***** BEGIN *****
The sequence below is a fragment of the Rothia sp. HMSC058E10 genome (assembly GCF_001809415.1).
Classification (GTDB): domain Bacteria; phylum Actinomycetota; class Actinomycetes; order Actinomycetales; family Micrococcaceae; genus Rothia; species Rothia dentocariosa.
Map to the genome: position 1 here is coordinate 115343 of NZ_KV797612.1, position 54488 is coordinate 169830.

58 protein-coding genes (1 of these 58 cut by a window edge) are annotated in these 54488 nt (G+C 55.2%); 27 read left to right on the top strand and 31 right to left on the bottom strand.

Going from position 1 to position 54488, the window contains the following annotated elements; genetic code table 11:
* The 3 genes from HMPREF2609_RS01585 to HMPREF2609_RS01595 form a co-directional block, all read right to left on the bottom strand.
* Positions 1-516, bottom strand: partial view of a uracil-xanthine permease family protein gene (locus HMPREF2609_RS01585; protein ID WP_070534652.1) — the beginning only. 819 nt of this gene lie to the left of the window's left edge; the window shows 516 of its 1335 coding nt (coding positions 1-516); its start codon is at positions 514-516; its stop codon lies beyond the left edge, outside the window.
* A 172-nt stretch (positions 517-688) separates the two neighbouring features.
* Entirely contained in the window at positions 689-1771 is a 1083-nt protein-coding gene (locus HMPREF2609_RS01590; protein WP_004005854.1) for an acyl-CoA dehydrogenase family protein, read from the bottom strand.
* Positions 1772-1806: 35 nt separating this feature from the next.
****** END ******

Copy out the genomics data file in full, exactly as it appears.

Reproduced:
The sequence below is a fragment of the Rothia sp. HMSC058E10 genome (assembly GCF_001809415.1).
Classification (GTDB): domain Bacteria; phylum Actinomycetota; class Actinomycetes; order Actinomycetales; family Micrococcaceae; genus Rothia; species Rothia dentocariosa.
Map to the genome: position 1 here is coordinate 115343 of NZ_KV797612.1, position 54488 is coordinate 169830.

58 protein-coding genes (1 of these 58 cut by a window edge) are annotated in these 54488 nt (G+C 55.2%); 27 read left to right on the top strand and 31 right to left on the bottom strand.

Going from position 1 to position 54488, the window contains the following annotated elements; genetic code table 11:
* The 3 genes from HMPREF2609_RS01585 to HMPREF2609_RS01595 form a co-directional block, all read right to left on the bottom strand.
* Positions 1-516, bottom strand: partial view of a uracil-xanthine permease family protein gene (locus HMPREF2609_RS01585; protein ID WP_070534652.1) — the beginning only. 819 nt of this gene lie to the left of the window's left edge; the window shows 516 of its 1335 coding nt (coding positions 1-516); its start codon is at positions 514-516; its stop codon lies beyond the left edge, outside the window.
* A 172-nt stretch (positions 517-688) separates the two neighbouring features.
* Entirely contained in the window at positions 689-1771 is a 1083-nt protein-coding gene (locus HMPREF2609_RS01590; protein WP_004005854.1) for an acyl-CoA dehydrogenase family protein, read from the bottom strand.
* Positions 1772-1806: 35 nt separating this feature from the next.